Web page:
Microsoft Reportedly Relaxing Xbox One Kinect Requirements, Giving GPU Power A Boost

News from gaming insider Pete Doss is that Microsoft is mulling significant changes to the restrictions it places on developers regarding the Xbox One's GPU. Reportedly, some 10% of total GPU horsepower is reserved for the Kinect -- 8% for video and 2% for voice processing. Microsoft is apparently planning changes that would free up that 8% video entirely, leaving just 2% of the system's GPU dedicated to voice input.

If Microsoft makes this change, it could have a significant uplift on system frame rates -- and it's not clear that developers would necessarily need to patch the architecture to take advantage of the difference. Generally speaking, in the PC realm, swapping between two GPUs within the same architectural family doesn't require a driver update provided both cards were covered in the previous driver.

It's not clear how flexible the Xbox One is in this regard, but early adopters might see benefits from this change without even needing to update their software (past the patch that releases the additional resources). The reason for the shift is almost certainly the fact that the Xbox One has gotten chewed on by the PS4 over variance in frame rate. The details vary from game to game, but in the recently-released Tomb Raider (for both PS4 and Xbox One), multiple independent reports indicate that the Xbox One is running closer to 30 FPS, while the PS4 is pushing 60 FPS.

Is 8% Enough To Matter?

Generally speaking, yes. 10% is considered the rough marker for noticeable improvements, though this can vary depending on what form the speed improvement takes. The eye is very sensitive to changes in rate-of-movement, which is why latency hitches and jerks are far more annoying than a steady slow frame rate. Most people will take a constant 30 FPS over a 40 FPS average frame rate that bounces between 20 and 60 FPS, and this sensitivity is why -- our brains evolved to notice sudden changes in motion because it's one of the best ways to avoid being something else's lunch.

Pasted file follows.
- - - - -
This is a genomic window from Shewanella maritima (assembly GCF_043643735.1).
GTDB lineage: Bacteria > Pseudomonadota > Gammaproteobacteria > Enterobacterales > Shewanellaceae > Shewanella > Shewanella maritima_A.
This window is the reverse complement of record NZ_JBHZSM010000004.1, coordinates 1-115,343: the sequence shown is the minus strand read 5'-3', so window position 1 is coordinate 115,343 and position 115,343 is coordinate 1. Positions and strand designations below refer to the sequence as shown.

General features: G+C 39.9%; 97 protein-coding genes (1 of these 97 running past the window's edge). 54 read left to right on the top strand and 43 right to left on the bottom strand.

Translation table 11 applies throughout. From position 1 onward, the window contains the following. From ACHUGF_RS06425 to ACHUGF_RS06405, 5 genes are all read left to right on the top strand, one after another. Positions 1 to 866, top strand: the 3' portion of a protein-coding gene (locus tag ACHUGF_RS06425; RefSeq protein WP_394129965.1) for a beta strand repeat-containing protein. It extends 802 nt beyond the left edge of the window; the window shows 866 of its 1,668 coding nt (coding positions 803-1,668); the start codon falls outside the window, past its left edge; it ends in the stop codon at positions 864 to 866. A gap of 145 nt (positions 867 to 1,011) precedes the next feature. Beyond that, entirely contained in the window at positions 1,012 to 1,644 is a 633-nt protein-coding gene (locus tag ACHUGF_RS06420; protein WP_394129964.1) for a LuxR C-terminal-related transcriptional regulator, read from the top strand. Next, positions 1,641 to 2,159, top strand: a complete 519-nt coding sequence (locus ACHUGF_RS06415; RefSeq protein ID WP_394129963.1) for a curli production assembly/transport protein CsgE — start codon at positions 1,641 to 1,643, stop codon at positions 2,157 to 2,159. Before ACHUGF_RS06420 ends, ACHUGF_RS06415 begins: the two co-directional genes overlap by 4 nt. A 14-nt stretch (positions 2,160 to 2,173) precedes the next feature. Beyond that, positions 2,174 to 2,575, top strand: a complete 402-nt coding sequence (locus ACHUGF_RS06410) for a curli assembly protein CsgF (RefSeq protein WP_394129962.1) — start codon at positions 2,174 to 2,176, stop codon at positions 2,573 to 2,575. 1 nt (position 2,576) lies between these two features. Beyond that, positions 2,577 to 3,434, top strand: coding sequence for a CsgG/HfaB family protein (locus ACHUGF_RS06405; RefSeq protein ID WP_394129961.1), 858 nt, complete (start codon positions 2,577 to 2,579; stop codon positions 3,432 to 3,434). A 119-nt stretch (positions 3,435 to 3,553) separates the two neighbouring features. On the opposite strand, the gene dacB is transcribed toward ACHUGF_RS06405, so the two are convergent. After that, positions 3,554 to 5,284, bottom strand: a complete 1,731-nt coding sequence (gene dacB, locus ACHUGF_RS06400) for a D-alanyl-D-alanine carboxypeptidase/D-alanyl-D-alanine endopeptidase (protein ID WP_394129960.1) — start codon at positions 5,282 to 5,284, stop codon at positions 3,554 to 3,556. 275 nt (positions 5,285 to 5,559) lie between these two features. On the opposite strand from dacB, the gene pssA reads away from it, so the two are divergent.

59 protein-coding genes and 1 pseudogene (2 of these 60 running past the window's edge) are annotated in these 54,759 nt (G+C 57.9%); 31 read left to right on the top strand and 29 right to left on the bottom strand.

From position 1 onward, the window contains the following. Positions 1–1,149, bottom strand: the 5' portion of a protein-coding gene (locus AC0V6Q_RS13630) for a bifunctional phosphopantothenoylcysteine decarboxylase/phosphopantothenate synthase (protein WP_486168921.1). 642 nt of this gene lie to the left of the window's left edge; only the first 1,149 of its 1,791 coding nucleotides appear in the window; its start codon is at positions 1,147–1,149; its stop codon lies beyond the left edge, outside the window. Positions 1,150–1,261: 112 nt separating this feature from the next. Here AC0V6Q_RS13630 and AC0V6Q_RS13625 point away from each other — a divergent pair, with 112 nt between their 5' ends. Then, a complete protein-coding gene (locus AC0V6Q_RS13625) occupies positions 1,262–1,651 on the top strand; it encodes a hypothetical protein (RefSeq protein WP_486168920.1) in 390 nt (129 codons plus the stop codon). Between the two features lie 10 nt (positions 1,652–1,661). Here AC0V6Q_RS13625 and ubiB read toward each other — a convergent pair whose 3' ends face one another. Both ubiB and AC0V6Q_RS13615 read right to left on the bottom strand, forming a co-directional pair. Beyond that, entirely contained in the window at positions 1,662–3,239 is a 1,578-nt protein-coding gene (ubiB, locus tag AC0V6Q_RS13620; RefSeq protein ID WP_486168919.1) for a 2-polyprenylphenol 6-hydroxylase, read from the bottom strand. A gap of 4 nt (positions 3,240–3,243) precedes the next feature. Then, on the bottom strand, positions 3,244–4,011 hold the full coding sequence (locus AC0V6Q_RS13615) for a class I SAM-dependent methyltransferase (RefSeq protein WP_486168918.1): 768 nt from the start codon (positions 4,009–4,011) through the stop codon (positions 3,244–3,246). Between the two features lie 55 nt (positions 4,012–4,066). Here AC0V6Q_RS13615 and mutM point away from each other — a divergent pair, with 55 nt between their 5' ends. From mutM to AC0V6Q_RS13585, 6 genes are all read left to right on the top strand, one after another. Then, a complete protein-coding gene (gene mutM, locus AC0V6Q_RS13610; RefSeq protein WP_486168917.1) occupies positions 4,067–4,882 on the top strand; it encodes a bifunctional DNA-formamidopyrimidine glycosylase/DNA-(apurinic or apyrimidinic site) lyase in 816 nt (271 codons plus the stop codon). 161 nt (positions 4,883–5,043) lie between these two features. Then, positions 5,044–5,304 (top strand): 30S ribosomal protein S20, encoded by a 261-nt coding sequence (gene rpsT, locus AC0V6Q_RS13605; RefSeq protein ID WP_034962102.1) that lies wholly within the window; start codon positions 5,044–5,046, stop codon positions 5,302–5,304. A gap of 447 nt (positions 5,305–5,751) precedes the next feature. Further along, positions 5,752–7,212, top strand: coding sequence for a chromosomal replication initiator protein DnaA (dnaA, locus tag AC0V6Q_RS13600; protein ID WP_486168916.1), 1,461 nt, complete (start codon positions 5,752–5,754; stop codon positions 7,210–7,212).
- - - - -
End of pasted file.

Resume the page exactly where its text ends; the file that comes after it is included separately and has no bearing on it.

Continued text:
But what Microsoft is also tacitly admitting with this move is that the Kinect just isn't important to people the way it wanted it to be. Giving developers the freedom to use the extra horsepower sucked down by the Kinect is a good thing for developers and gamers, but it also means that at least these first games aren't using the Xbox hardware to create the kind of alternative gaming environments Microsoft wanted.

It also may be a sign that coders are having trouble ringing full power out of the Xbox One in general. Digital Foundry recently did a test of the 13GB Dead Rising 3 patch, with extensive performance comparisons before and after the patch was applied. Despite the developer's promises, they found no significant differences between the two in gameplay or in cut-scenes.

The gap between the GPU performance of the Xbox One and PS4 isn't sufficient, on its own, to explain why the PS4 is pushing 60 FPS while the Xbox One can't manage much above 30 FPS. We suspect that these issues are tied to the difficulty of leveraging the Xbox One's SRAM as compared to the PS4's unified approach. Future titles should exhibit less of a gap as developers get their legs underneath them and learn the system architectures. 

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